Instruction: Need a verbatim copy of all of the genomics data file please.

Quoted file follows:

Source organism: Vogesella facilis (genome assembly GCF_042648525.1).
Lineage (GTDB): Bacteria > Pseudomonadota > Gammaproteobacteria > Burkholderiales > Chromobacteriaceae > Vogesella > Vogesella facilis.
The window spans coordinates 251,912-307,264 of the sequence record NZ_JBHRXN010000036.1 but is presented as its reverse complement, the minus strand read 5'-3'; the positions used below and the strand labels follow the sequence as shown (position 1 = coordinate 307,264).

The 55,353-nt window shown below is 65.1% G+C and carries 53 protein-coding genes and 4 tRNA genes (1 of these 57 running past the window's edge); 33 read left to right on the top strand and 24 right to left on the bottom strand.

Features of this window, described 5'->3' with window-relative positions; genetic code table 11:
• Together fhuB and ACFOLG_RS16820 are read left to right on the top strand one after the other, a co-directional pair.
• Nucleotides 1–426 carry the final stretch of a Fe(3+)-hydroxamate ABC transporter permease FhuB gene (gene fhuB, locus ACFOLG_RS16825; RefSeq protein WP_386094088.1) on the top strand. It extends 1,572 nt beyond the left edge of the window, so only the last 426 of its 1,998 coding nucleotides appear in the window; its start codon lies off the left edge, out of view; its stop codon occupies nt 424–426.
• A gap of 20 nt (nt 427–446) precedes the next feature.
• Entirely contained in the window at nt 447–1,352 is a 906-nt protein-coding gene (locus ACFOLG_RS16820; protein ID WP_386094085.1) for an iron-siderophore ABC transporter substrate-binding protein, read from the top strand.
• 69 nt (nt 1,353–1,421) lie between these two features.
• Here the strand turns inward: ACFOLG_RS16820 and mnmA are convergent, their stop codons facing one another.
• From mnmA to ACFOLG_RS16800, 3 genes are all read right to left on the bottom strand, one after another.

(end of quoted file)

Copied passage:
Source organism: Vogesella facilis (genome assembly GCF_042648525.1).
Lineage (GTDB): Bacteria > Pseudomonadota > Gammaproteobacteria > Burkholderiales > Chromobacteriaceae > Vogesella > Vogesella facilis.
The window spans coordinates 251,912-307,264 of the sequence record NZ_JBHRXN010000036.1 but is presented as its reverse complement, the minus strand read 5'-3'; the positions used below and the strand labels follow the sequence as shown (position 1 = coordinate 307,264).

The 55,353-nt window shown below is 65.1% G+C and carries 53 protein-coding genes and 4 tRNA genes (1 of these 57 running past the window's edge); 33 read left to right on the top strand and 24 right to left on the bottom strand.

Features of this window, described 5'->3' with window-relative positions; genetic code table 11:
• Together fhuB and ACFOLG_RS16820 are read left to right on the top strand one after the other, a co-directional pair.
• Nucleotides 1–426 carry the final stretch of a Fe(3+)-hydroxamate ABC transporter permease FhuB gene (gene fhuB, locus ACFOLG_RS16825; RefSeq protein WP_386094088.1) on the top strand. It extends 1,572 nt beyond the left edge of the window, so only the last 426 of its 1,998 coding nucleotides appear in the window; its start codon lies off the left edge, out of view; its stop codon occupies nt 424–426.
• A gap of 20 nt (nt 427–446) precedes the next feature.
• Entirely contained in the window at nt 447–1,352 is a 906-nt protein-coding gene (locus ACFOLG_RS16820; protein ID WP_386094085.1) for an iron-siderophore ABC transporter substrate-binding protein, read from the top strand.
• 69 nt (nt 1,353–1,421) lie between these two features.
• Here the strand turns inward: ACFOLG_RS16820 and mnmA are convergent, their stop codons facing one another.
• From mnmA to ACFOLG_RS16800, 3 genes are all read right to left on the bottom strand, one after another.